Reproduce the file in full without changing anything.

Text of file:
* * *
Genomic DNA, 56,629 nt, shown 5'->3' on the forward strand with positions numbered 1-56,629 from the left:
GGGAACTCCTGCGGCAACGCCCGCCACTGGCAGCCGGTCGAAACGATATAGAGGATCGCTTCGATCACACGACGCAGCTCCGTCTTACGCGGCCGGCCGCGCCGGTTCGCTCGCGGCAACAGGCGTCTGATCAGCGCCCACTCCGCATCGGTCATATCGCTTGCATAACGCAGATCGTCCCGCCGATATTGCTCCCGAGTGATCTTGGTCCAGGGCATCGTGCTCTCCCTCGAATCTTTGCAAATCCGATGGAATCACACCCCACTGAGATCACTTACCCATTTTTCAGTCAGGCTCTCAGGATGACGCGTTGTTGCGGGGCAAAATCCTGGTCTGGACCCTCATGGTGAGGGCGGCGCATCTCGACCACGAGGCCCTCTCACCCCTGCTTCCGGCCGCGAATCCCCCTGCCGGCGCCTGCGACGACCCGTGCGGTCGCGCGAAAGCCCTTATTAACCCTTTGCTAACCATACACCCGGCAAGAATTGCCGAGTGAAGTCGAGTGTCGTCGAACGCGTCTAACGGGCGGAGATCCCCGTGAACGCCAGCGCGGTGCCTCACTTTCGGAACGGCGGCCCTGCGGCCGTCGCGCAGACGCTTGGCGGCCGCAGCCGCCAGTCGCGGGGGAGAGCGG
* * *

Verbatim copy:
Genomic DNA, 56,629 nt, shown 5'->3' on the forward strand with positions numbered 1-56,629 from the left:
GGGAACTCCTGCGGCAACGCCCGCCACTGGCAGCCGGTCGAAACGATATAGAGGATCGCTTCGATCACACGACGCAGCTCCGTCTTACGCGGCCGGCCGCGCCGGTTCGCTCGCGGCAACAGGCGTCTGATCAGCGCCCACTCCGCATCGGTCATATCGCTTGCATAACGCAGATCGTCCCGCCGATATTGCTCCCGAGTGATCTTGGTCCAGGGCATCGTGCTCTCCCTCGAATCTTTGCAAATCCGATGGAATCACACCCCACTGAGATCACTTACCCATTTTTCAGTCAGGCTCTCAGGATGACGCGTTGTTGCGGGGCAAAATCCTGGTCTGGACCCTCATGGTGAGGGCGGCGCATCTCGACCACGAGGCCCTCTCACCCCTGCTTCCGGCCGCGAATCCCCCTGCCGGCGCCTGCGACGACCCGTGCGGTCGCGCGAAAGCCCTTATTAACCCTTTGCTAACCATACACCCGGCAAGAATTGCCGAGTGAAGTCGAGTGTCGTCGAACGCGTCTAACGGGCGGAGATCCCCGTGAACGCCAGCGCGGTGCCTCACTTTCGGAACGGCGGCCCTGCGGCCGTCGCGCAGACGCTTGGCGGCCGCAGCCGCCAGTCGCGGGGGAGAGCGG